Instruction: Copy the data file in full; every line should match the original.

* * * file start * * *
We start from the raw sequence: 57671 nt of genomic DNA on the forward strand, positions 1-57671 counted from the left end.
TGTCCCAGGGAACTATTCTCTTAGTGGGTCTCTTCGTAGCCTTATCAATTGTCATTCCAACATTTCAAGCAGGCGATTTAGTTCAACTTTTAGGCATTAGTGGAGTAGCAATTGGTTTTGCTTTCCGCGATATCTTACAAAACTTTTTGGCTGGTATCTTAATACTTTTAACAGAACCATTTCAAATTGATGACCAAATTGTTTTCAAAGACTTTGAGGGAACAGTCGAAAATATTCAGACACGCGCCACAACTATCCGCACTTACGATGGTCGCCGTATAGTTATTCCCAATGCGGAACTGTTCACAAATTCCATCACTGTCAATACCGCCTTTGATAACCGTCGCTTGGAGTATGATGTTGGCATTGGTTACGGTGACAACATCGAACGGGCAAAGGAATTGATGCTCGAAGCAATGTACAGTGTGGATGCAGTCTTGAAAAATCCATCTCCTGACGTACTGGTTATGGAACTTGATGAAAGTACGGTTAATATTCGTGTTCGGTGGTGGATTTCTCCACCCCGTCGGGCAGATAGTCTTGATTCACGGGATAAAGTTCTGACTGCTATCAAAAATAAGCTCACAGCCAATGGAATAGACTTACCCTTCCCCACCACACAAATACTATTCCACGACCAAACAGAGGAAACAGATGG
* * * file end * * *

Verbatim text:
We start from the raw sequence: 57671 nt of genomic DNA on the forward strand, positions 1-57671 counted from the left end.
TGTCCCAGGGAACTATTCTCTTAGTGGGTCTCTTCGTAGCCTTATCAATTGTCATTCCAACATTTCAAGCAGGCGATTTAGTTCAACTTTTAGGCATTAGTGGAGTAGCAATTGGTTTTGCTTTCCGCGATATCTTACAAAACTTTTTGGCTGGTATCTTAATACTTTTAACAGAACCATTTCAAATTGATGACCAAATTGTTTTCAAAGACTTTGAGGGAACAGTCGAAAATATTCAGACACGCGCCACAACTATCCGCACTTACGATGGTCGCCGTATAGTTATTCCCAATGCGGAACTGTTCACAAATTCCATCACTGTCAATACCGCCTTTGATAACCGTCGCTTGGAGTATGATGTTGGCATTGGTTACGGTGACAACATCGAACGGGCAAAGGAATTGATGCTCGAAGCAATGTACAGTGTGGATGCAGTCTTGAAAAATCCATCTCCTGACGTACTGGTTATGGAACTTGATGAAAGTACGGTTAATATTCGTGTTCGGTGGTGGATTTCTCCACCCCGTCGGGCAGATAGTCTTGATTCACGGGATAAAGTTCTGACTGCTATCAAAAATAAGCTCACAGCCAATGGAATAGACTTACCCTTCCCCACCACACAAATACTATTCCACGACCAAACAGAGGAAACAGATGG